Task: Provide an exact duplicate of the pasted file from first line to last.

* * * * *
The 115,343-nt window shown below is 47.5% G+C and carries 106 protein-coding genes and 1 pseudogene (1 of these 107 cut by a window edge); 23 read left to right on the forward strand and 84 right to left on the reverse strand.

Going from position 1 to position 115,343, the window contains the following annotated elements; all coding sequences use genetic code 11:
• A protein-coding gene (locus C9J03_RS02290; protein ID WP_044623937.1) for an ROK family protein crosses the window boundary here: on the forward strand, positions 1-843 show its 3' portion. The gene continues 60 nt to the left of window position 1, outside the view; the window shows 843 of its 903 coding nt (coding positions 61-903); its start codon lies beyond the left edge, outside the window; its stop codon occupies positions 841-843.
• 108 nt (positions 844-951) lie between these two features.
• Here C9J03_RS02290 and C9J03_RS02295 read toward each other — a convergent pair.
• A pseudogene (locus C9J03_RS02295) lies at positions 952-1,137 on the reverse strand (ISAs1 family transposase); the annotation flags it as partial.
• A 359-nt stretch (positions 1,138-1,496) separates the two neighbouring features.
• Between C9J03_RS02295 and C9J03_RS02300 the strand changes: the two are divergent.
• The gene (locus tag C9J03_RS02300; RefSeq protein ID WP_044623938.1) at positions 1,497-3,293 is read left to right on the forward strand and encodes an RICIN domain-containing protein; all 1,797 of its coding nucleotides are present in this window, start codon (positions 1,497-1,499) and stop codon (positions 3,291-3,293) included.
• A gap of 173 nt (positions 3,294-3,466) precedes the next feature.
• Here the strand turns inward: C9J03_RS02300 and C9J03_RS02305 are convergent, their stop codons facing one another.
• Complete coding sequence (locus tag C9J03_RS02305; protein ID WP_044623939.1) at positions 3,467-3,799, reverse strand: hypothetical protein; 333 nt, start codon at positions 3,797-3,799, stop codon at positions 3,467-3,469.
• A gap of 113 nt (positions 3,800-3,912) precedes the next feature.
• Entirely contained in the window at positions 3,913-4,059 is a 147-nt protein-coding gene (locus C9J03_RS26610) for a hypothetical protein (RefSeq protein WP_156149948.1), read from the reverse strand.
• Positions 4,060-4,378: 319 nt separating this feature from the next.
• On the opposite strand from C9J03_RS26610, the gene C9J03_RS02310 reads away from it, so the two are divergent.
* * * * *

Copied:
The 115,343-nt window shown below is 47.5% G+C and carries 106 protein-coding genes and 1 pseudogene (1 of these 107 cut by a window edge); 23 read left to right on the forward strand and 84 right to left on the reverse strand.

Going from position 1 to position 115,343, the window contains the following annotated elements; all coding sequences use genetic code 11:
• A protein-coding gene (locus C9J03_RS02290; protein ID WP_044623937.1) for an ROK family protein crosses the window boundary here: on the forward strand, positions 1-843 show its 3' portion. The gene continues 60 nt to the left of window position 1, outside the view; the window shows 843 of its 903 coding nt (coding positions 61-903); its start codon lies beyond the left edge, outside the window; its stop codon occupies positions 841-843.
• 108 nt (positions 844-951) lie between these two features.
• Here C9J03_RS02290 and C9J03_RS02295 read toward each other — a convergent pair.
• A pseudogene (locus C9J03_RS02295) lies at positions 952-1,137 on the reverse strand (ISAs1 family transposase); the annotation flags it as partial.
• A 359-nt stretch (positions 1,138-1,496) separates the two neighbouring features.
• Between C9J03_RS02295 and C9J03_RS02300 the strand changes: the two are divergent.
• The gene (locus tag C9J03_RS02300; RefSeq protein ID WP_044623938.1) at positions 1,497-3,293 is read left to right on the forward strand and encodes an RICIN domain-containing protein; all 1,797 of its coding nucleotides are present in this window, start codon (positions 1,497-1,499) and stop codon (positions 3,291-3,293) included.
• A gap of 173 nt (positions 3,294-3,466) precedes the next feature.
• Here the strand turns inward: C9J03_RS02300 and C9J03_RS02305 are convergent, their stop codons facing one another.
• Complete coding sequence (locus tag C9J03_RS02305; protein ID WP_044623939.1) at positions 3,467-3,799, reverse strand: hypothetical protein; 333 nt, start codon at positions 3,797-3,799, stop codon at positions 3,467-3,469.
• A gap of 113 nt (positions 3,800-3,912) precedes the next feature.
• Entirely contained in the window at positions 3,913-4,059 is a 147-nt protein-coding gene (locus C9J03_RS26610) for a hypothetical protein (RefSeq protein WP_156149948.1), read from the reverse strand.
• Positions 4,060-4,378: 319 nt separating this feature from the next.
• On the opposite strand from C9J03_RS26610, the gene C9J03_RS02310 reads away from it, so the two are divergent.